“He’s No Snow-Flake” -- “I do think the president will have a challenge from the Republican Party, I think there should be,” Senator Jeff Flake said. “I also think that there will be an independent challenge, particularly if the Democrats insist on putting somebody up from the far left of the party.” Might one of those candidates be retiring Senator Jeff Flake, (R) Arizona. My gut says yes, and that spells trouble. In my lifetime any sitting President challenged for re-nomination from within his own party, was ousted. The list includes Lyndon Johnson, Gerald Ford, Jimmy Carter, and George H.W. Bush. Watch out!

“End of Teacher Strike” – The nine-day statewide teachers strike I covered in West Virginia is now over. Teachers and all other state employees received a five-percent pay raise. Inspired by the massive walkout, teachers in Kentucky and Oklahoma considered similar job actions. Will this have a surge for Democrats nationwide who support organized labor? It was a huge win, but can the momentum be sustained in 2018? The teachers chanted loudly, “We’ll remember in November!” outside the House and Senate Chambers. This bears watching as a potential national trend.

“Student Walk Out” – The nationwide student walkout over gun control was extraordinary this week. As I pointed out in recent weeks since the mass killing at Marjory Stoneman Douglas High in Broward County, Florida, the times may be-a-changin’ when it comes to gun control issues. The key to this issue is momentum and voter turnout. Typically, young voters ages 18 to 30 don’t turnout. They were huge for Barack Obama in 2008, but many vanished by 2012 and 2016. Will they be back in 2018, and 2020? My gut tells me yes, but they must be vocal and active through the election cycle. They can’t just march on Washington, March 24, and then go home. As mentioned above, success in politics is about seizing momentum.

Your thoughts? Just click the comment button at www.MarkCurtisMedia.com.

Mark Curtis Ed.D., is a nationally-award winning political author reporter, and analyst, He is presently Chief Political Reporter for the five Nexstar Media TV stations serving the five bordering states and the District of Columbia.

© 2018, Mark Curtis Media, LLC

Photo courtesy: Getty Images

Could Trump’s Erosion Become a Political Avalanche? -- Sunday Political Brunch March 11, 2018

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CHARLESTON, West Va. – President Trump has had some bad weeks since moving into the White House, but this may be one of the worst. Amid staff resignations, plus personal and legal controversies, a politician never likes to see this stuff especially in a challenging mid-term election. Voters won’t just be electing many Senate and House members in November, they will also be expressing the national mood on the Trump Presidency so far. Let’s “brunch” on that this week:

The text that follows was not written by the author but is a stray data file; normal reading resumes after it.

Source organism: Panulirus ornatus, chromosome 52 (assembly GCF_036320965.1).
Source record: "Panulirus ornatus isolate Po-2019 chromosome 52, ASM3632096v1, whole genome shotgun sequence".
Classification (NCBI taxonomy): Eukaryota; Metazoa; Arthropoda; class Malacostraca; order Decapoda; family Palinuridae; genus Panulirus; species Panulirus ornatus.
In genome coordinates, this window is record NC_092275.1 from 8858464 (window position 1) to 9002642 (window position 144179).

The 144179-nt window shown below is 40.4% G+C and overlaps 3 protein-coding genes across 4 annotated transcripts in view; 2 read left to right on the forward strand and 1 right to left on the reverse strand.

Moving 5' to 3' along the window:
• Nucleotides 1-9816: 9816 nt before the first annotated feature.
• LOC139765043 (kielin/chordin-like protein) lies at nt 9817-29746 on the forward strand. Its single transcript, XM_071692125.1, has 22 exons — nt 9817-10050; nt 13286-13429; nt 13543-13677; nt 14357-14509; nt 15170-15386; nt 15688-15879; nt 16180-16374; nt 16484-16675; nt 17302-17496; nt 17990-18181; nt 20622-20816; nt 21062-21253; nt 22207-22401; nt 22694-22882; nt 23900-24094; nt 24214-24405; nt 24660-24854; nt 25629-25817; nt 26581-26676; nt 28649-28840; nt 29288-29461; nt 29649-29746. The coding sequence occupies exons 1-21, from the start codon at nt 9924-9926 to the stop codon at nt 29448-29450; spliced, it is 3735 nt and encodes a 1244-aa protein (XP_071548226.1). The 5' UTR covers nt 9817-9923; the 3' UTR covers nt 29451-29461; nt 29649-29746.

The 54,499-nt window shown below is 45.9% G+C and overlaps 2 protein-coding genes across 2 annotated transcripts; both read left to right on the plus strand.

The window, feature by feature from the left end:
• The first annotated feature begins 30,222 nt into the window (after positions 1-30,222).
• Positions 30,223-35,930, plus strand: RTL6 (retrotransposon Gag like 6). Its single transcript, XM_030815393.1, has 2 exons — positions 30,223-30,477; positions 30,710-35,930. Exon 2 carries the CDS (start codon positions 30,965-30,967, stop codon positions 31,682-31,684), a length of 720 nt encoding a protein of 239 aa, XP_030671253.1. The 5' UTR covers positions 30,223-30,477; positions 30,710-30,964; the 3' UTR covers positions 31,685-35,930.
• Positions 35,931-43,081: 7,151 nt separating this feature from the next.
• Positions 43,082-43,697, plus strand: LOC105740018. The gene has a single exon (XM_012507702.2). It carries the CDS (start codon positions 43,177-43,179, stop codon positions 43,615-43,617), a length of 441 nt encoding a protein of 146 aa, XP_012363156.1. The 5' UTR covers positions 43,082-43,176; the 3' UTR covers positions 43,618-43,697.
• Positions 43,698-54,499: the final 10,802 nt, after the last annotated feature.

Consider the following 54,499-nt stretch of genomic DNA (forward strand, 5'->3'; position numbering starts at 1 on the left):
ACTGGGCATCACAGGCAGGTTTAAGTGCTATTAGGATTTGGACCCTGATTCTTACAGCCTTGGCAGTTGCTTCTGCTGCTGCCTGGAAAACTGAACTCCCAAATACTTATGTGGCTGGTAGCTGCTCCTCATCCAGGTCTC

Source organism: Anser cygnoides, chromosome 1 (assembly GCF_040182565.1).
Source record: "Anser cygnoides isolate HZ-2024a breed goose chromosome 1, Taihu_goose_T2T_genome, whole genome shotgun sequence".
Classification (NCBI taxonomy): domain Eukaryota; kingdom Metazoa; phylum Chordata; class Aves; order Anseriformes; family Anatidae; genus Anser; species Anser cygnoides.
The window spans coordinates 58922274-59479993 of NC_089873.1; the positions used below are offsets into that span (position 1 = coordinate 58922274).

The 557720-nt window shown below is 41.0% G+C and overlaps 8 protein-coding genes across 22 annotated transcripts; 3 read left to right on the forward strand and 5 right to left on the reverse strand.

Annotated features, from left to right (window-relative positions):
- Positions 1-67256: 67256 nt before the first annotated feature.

“’Stormy’ Weather” – Washington, D.C. loves scandal, especially a sex scandal (whether true or not). There’s even a popular network TV show called, “Scandal.” When Watergate and the Clinton impeachment replaced fictional soap operas with real soap operas the public tuned-in in droves. So, when a porn star named “Stormy Daniels” now claims she had an affair with then citizen Trump in 2006, the news and social media went nuts. Trump’s personal attorney Michael Cohen says he paid Daniels $130,000 dollars of his own money to sign a non-disclosure agreement, ten days before Trump was elected President. Now the deal has gone south. This is probably going nowhere politically, but as always stay tuned for the entertainment value!

“Another Cohn Brother Controversy!” – No, not the Coen Brothers of movie fame (you know, Fargo, etc.) This week Michael Cohen was joined in the headlines by his “Trump-brother” Gary Cohn, who was the President‘s top economic advisor. Of course, they aren’t real brothers, and don’t even spell their names the same, but I couldn’t resist. Anyway, Gary Cohn resigned from the Trump administration because he does not support the President’s tariffs on imported steel, and the trade wars that might result. The President has lost another key advisor in a now long series of departures from the West Wing. The financial markets were not pleased and dropped. But by Friday, a new report showed 313,000 new jobs created in February and the markets once again soared!